Ancho Short Rib Tacos

Three ancho short rib tacos on flour tortillas, topped with pickled red onion and cilantro.

We’ve been seeing an awful lot of ancho short rib tacos on menus lately. And we suspect you’ve experienced this, too. At first glance, the concept may seem an unlikely melding of short ribs and ancho chiles and aromatics and (a waste of) good red wine. But wait’ll you taste the results when shredded and harnessed as taco filling. And if we may make a suggestion, have lots of napkins at the standby.–Renee Schettler Rossi

LC Authenticity Is Overrated Note

Are these ancho short rib tacos authentic Mexican? Nah. Are they worth making? Heck yeah. [Editor’s Note: This is one of those rare instances when we’ll concede that authenticity is, at times, somewhat overrated.]

Ancho Short Rib Tacos

  • Quick Glance
  • (2)
  • 1 H
  • 4 H
  • Serves 8
5/5 - 2 reviews
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  • For the pickled red onions
  • For the tacos


Make the pickled red onions

In a bowl, combine the vinegar, orange juice concentrate, sugar, oregano, bay leaf, and salt. Stir until the sugar is dissolved. Add the red onion and stir to coat evenly. Cover and let stand at room temperature, stirring occasionally, for 6 to 8 hours. Remove and discard the bay leaf. Refrigerate, covered, until ready to use and for up to 1 month.

Make the tacos

Preheat the oven to 350°F (180°C).

In a saucepan over high heat, bring the broth to a boil, then remove from the heat and add the ancho chiles. Set aside to steep.

Warm the olive oil in an ovenproof pot over medium-high heat. Pat the short ribs dry and season all over with salt and pepper. Working in batches, add the ribs to the pot and sear until browned on all sides, about 4 minutes per side. Transfer to a plate and set aside.

Add the yellow onion to the pot and cook, stirring often, until golden, about 4 minutes. Add the garlic, season with salt and pepper, and cook just until the garlic is soft, about 1 minute. Add the broth, chiles, and wine, stirring to scrape up any browned bits on the bottom of the pot. Nestle the ribs in the liquid, cover the pot, and transfer to the oven until the meat falls off the bones, 2 1/2 to 3 hours. Check the pot every 45 minutes or so to make sure there is enough liquid, adding more broth as needed; it should reach about 3/4 of the way up the sides of the ribs.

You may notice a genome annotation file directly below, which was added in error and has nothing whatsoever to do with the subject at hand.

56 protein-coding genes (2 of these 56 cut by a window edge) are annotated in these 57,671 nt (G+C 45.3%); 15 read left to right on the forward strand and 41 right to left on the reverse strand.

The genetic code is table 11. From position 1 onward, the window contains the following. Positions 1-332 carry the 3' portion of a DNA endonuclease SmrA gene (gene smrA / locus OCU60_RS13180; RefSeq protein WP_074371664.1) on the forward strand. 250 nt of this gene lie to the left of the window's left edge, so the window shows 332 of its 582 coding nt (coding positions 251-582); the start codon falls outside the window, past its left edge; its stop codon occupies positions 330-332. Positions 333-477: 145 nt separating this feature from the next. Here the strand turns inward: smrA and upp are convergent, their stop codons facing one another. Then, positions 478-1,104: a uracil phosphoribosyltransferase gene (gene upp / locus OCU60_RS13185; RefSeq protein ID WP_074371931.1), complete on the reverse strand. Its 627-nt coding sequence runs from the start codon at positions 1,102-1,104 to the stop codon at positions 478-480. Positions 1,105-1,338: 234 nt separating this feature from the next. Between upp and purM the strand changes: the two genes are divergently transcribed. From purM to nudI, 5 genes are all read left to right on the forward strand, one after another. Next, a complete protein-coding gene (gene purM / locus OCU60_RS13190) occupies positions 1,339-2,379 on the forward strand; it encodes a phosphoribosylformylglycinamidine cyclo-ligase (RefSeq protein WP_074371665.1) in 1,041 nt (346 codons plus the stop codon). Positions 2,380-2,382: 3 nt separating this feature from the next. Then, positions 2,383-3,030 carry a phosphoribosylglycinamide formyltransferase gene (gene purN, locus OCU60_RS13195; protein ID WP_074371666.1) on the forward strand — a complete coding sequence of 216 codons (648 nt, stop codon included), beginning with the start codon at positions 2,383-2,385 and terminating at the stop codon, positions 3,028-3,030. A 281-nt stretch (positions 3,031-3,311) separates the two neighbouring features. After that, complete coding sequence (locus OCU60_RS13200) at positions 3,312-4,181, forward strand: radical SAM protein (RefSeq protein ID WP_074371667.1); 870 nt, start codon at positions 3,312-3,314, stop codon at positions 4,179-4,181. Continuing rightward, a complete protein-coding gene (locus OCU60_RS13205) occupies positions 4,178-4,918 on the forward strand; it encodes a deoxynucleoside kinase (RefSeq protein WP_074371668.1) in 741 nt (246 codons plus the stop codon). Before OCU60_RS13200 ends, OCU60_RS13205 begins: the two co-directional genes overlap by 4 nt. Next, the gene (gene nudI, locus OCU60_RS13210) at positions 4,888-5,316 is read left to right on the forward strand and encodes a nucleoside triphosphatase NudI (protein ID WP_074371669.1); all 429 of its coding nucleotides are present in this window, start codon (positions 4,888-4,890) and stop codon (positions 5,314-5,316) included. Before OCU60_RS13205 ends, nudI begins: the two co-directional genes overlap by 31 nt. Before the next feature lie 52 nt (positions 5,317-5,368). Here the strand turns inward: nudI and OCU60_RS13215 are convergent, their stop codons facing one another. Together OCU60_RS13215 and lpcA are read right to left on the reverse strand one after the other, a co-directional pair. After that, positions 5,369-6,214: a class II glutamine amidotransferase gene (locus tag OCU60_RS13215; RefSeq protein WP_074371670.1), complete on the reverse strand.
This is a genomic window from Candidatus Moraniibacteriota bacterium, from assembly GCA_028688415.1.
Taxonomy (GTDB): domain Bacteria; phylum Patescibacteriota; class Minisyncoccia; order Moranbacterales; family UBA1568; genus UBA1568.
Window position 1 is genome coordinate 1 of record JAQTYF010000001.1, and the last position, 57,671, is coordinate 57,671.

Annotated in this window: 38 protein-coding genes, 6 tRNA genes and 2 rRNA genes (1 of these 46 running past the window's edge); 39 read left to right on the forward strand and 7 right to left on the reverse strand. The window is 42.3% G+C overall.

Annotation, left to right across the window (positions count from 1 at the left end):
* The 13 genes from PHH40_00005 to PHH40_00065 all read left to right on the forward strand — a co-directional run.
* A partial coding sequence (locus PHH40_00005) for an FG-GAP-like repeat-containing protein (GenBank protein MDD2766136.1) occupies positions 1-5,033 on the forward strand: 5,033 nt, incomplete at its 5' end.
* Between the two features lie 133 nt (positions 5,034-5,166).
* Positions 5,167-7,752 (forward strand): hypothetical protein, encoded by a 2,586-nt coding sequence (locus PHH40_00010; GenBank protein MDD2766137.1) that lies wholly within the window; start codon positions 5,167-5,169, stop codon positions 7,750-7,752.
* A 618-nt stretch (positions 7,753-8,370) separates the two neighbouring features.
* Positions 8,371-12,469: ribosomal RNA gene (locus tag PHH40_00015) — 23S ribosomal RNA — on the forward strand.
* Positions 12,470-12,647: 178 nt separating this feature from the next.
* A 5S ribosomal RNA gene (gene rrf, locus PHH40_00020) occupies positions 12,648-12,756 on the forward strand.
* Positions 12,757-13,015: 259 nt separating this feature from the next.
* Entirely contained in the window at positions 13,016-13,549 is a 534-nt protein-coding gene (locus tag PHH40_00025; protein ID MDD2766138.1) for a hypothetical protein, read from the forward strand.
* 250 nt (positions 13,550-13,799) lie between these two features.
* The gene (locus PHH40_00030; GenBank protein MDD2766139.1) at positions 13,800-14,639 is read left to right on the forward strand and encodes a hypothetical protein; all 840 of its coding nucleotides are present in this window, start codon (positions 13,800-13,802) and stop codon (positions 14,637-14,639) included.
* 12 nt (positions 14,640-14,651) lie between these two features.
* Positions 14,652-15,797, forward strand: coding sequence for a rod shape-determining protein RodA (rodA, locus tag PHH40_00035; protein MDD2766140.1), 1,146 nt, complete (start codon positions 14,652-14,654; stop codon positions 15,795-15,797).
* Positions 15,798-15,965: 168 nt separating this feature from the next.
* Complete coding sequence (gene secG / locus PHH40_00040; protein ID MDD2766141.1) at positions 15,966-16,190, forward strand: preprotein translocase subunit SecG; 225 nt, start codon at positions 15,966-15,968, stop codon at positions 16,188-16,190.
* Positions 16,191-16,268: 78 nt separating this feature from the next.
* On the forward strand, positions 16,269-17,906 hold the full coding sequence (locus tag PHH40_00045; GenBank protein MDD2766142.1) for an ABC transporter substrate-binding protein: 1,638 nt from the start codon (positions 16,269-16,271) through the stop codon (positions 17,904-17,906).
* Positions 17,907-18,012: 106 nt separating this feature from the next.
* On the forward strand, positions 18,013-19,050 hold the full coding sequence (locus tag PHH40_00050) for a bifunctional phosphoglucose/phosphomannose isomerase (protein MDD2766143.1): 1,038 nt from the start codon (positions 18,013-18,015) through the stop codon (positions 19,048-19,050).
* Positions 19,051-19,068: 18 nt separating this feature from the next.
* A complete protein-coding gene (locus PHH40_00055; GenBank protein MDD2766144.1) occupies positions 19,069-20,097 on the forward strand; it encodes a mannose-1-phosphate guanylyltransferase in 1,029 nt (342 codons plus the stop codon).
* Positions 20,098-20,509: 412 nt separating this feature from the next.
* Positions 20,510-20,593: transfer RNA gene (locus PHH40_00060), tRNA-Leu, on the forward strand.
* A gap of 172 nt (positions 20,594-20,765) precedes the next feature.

Using tongs, transfer the ribs and the chiles to a plate to cool. Set the pot with the cooking liquid aside to cool.

When the ribs are cool enough to handle, use your hands or 2 forks to shred the meat. Discard the bones. Using a large spoon, skim the fat off the top of the cooled liquid in the pot. Transfer the contents of the pot and 1 of the reserved chiles to a blender and process to a smooth purée. Taste and, if desired, add more chile and purée again. Otherwise discard the remaining chiles. Return the puréed sauce to the pot and bring to a boil over high heat to warm it through. If a thicker sauce is desired, cook until the sauce reduces by half, about 5 minutes. Add the shredded meat and cook just until warmed through, about 4 minutes.

To assemble the tacos, fill the tortillas with the meat (using about 3 to 4 tablespoons shredded meat per taco) and top with some drained pickled onions, a dollop of crema, and some cilantro. Serve right away.

Print RecipeBuy the Williams-Sonoma Taco Night cookbook

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    T-Shirt Variation

    • Quick Pickled Red Onions
    • T-shirt variation

      When you’re short on ingredients but desperately need to satisfy a craving for these ancho short rib tacos, just squeeze some lime over thinly sliced red onions and wait a few minutes or hours as in this quick pickled red onions recipe. Tada!

    Recipe Testers' Reviews